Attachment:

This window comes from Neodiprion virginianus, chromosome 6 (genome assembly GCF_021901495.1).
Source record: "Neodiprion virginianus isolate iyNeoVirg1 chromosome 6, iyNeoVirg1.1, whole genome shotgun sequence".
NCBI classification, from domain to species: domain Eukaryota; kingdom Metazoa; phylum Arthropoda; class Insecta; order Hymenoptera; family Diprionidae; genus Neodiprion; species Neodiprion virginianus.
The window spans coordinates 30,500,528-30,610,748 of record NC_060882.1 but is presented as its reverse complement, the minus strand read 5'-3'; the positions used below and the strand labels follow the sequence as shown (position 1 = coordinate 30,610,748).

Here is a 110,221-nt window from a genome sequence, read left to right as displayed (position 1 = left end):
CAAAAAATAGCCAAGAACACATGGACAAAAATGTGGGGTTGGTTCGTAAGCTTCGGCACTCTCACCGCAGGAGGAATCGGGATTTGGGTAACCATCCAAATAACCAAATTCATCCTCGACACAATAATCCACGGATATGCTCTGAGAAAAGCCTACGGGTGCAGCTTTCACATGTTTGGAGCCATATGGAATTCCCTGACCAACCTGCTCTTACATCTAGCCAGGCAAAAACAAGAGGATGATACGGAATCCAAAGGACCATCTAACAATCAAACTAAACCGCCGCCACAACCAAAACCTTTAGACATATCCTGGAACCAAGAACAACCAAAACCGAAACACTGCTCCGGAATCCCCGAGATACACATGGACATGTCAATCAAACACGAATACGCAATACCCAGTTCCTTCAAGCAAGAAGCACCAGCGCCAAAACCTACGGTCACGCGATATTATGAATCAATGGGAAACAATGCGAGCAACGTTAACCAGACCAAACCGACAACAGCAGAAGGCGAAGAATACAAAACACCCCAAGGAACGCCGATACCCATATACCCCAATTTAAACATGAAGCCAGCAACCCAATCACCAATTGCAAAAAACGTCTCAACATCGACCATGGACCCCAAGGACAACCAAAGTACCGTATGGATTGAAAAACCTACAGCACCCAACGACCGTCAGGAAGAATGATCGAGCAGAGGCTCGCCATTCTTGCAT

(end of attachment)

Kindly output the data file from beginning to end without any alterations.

This window comes from Neodiprion virginianus, chromosome 6 (genome assembly GCF_021901495.1).
Source record: "Neodiprion virginianus isolate iyNeoVirg1 chromosome 6, iyNeoVirg1.1, whole genome shotgun sequence".
NCBI classification, from domain to species: domain Eukaryota; kingdom Metazoa; phylum Arthropoda; class Insecta; order Hymenoptera; family Diprionidae; genus Neodiprion; species Neodiprion virginianus.
The window spans coordinates 30,500,528-30,610,748 of record NC_060882.1 but is presented as its reverse complement, the minus strand read 5'-3'; the positions used below and the strand labels follow the sequence as shown (position 1 = coordinate 30,610,748).

Here is a 110,221-nt window from a genome sequence, read left to right as displayed (position 1 = left end):
CAAAAAATAGCCAAGAACACATGGACAAAAATGTGGGGTTGGTTCGTAAGCTTCGGCACTCTCACCGCAGGAGGAATCGGGATTTGGGTAACCATCCAAATAACCAAATTCATCCTCGACACAATAATCCACGGATATGCTCTGAGAAAAGCCTACGGGTGCAGCTTTCACATGTTTGGAGCCATATGGAATTCCCTGACCAACCTGCTCTTACATCTAGCCAGGCAAAAACAAGAGGATGATACGGAATCCAAAGGACCATCTAACAATCAAACTAAACCGCCGCCACAACCAAAACCTTTAGACATATCCTGGAACCAAGAACAACCAAAACCGAAACACTGCTCCGGAATCCCCGAGATACACATGGACATGTCAATCAAACACGAATACGCAATACCCAGTTCCTTCAAGCAAGAAGCACCAGCGCCAAAACCTACGGTCACGCGATATTATGAATCAATGGGAAACAATGCGAGCAACGTTAACCAGACCAAACCGACAACAGCAGAAGGCGAAGAATACAAAACACCCCAAGGAACGCCGATACCCATATACCCCAATTTAAACATGAAGCCAGCAACCCAATCACCAATTGCAAAAAACGTCTCAACATCGACCATGGACCCCAAGGACAACCAAAGTACCGTATGGATTGAAAAACCTACAGCACCCAACGACCGTCAGGAAGAATGATCGAGCAGAGGCTCGCCATTCTTGCAT